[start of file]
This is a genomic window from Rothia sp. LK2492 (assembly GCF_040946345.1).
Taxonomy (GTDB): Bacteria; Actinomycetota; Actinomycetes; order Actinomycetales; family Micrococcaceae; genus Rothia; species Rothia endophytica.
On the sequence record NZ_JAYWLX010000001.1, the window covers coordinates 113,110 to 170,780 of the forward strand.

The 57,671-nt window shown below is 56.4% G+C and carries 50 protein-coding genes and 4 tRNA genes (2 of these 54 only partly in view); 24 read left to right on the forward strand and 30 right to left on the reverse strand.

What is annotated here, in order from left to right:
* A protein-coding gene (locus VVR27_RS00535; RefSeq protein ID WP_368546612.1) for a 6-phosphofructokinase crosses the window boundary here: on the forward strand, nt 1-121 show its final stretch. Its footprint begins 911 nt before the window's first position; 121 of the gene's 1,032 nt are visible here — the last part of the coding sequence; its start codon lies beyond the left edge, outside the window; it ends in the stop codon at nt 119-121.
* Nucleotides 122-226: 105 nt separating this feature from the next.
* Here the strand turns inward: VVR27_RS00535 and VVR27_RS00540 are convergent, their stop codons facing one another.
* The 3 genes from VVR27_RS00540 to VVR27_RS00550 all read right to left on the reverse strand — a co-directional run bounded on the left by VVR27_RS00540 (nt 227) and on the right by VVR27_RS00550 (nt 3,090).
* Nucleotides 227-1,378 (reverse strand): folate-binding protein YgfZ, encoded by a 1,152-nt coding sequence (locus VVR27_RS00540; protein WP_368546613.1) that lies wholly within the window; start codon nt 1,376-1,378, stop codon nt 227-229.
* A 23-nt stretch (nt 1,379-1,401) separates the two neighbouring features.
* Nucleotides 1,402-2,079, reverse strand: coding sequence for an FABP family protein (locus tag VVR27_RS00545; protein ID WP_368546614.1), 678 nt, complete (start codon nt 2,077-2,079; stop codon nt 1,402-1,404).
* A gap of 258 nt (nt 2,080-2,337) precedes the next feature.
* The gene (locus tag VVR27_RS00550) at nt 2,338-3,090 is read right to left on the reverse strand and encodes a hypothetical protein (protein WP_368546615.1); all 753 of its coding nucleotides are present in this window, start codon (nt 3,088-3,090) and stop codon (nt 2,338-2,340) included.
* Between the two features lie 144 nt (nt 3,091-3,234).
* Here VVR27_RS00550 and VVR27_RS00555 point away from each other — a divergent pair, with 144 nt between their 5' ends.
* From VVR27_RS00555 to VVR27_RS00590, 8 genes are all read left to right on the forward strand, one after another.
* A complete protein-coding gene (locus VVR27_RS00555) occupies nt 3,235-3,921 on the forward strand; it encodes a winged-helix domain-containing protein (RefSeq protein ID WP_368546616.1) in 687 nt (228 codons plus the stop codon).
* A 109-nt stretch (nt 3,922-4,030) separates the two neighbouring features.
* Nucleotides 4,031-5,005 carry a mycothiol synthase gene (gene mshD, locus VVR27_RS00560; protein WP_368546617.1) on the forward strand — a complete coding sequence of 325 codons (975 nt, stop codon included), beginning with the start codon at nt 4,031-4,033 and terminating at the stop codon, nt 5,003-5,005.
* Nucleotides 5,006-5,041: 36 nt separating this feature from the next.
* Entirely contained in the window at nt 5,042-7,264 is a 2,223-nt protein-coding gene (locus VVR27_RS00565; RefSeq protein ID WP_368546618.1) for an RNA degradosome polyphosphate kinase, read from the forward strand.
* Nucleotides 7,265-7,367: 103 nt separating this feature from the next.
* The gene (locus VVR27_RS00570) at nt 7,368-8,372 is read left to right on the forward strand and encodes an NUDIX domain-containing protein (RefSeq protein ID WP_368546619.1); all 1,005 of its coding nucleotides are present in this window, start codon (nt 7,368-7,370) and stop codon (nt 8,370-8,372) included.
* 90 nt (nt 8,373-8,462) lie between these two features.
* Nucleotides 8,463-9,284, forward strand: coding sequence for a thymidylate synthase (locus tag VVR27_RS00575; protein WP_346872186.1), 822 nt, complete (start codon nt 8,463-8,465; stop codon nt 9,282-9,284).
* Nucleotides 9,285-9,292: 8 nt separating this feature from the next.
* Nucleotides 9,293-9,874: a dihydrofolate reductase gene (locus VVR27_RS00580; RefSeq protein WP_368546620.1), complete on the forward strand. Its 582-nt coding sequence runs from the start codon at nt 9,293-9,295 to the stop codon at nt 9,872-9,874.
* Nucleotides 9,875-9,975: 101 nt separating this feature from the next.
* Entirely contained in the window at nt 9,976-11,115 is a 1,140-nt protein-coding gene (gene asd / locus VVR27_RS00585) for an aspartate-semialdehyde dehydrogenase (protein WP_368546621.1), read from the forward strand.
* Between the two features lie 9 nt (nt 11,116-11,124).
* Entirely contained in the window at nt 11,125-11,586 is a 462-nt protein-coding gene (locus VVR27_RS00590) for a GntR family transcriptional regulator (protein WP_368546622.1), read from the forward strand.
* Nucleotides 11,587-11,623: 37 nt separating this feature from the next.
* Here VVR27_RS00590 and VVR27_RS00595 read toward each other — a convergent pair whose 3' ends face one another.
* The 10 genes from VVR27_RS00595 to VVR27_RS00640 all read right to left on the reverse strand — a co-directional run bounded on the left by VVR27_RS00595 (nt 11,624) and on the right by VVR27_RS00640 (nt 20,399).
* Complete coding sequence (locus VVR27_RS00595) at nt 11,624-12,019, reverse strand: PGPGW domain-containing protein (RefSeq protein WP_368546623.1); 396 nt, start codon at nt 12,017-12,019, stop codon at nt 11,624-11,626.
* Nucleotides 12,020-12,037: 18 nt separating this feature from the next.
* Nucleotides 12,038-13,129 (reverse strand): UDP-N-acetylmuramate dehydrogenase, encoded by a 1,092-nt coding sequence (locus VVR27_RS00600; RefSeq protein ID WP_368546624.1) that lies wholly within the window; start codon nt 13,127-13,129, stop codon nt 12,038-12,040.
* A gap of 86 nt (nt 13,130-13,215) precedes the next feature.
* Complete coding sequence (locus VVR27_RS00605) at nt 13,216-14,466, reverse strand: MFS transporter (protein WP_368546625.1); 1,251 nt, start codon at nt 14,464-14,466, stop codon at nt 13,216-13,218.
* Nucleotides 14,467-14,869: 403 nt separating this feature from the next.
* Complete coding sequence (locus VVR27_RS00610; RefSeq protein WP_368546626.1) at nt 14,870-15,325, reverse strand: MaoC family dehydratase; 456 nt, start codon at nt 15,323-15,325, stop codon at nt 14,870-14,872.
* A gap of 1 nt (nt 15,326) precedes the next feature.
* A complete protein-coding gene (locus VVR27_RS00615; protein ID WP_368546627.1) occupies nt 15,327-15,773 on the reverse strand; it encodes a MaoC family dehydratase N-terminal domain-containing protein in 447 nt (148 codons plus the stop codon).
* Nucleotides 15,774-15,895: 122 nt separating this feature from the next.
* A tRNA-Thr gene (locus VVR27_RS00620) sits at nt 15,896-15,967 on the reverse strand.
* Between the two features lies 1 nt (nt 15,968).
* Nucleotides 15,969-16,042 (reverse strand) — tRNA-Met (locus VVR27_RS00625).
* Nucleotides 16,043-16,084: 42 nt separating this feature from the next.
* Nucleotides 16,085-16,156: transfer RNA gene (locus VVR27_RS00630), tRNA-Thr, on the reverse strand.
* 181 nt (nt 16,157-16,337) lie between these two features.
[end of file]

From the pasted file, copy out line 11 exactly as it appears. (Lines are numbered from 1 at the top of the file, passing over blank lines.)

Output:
* A 23-nt stretch (nt 1,379-1,401) separates the two neighbouring features.